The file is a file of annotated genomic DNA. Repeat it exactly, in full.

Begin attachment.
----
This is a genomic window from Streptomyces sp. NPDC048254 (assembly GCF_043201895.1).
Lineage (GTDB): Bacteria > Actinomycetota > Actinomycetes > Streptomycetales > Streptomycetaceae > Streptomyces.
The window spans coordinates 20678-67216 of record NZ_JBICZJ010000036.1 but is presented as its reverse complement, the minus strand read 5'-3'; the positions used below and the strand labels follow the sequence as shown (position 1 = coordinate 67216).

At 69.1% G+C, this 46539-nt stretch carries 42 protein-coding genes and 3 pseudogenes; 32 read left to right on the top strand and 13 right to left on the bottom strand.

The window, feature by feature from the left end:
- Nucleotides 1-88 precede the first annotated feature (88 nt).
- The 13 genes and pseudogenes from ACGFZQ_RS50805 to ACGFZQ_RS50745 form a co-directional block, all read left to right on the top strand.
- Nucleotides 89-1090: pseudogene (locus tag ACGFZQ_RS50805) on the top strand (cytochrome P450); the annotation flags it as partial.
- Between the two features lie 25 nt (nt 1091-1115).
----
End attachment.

This is a genomic window from Streptomyces sp. NPDC048254 (assembly GCF_043201895.1).
Lineage (GTDB): Bacteria > Actinomycetota > Actinomycetes > Streptomycetales > Streptomycetaceae > Streptomyces.
The window spans coordinates 20678-67216 of record NZ_JBICZJ010000036.1 but is presented as its reverse complement, the minus strand read 5'-3'; the positions used below and the strand labels follow the sequence as shown (position 1 = coordinate 67216).

At 69.1% G+C, this 46539-nt stretch carries 42 protein-coding genes and 3 pseudogenes; 32 read left to right on the top strand and 13 right to left on the bottom strand.

The window, feature by feature from the left end:
- Nucleotides 1-88 precede the first annotated feature (88 nt).
- The 13 genes and pseudogenes from ACGFZQ_RS50805 to ACGFZQ_RS50745 form a co-directional block, all read left to right on the top strand.
- Nucleotides 89-1090: pseudogene (locus tag ACGFZQ_RS50805) on the top strand (cytochrome P450); the annotation flags it as partial.
- Between the two features lie 25 nt (nt 1091-1115).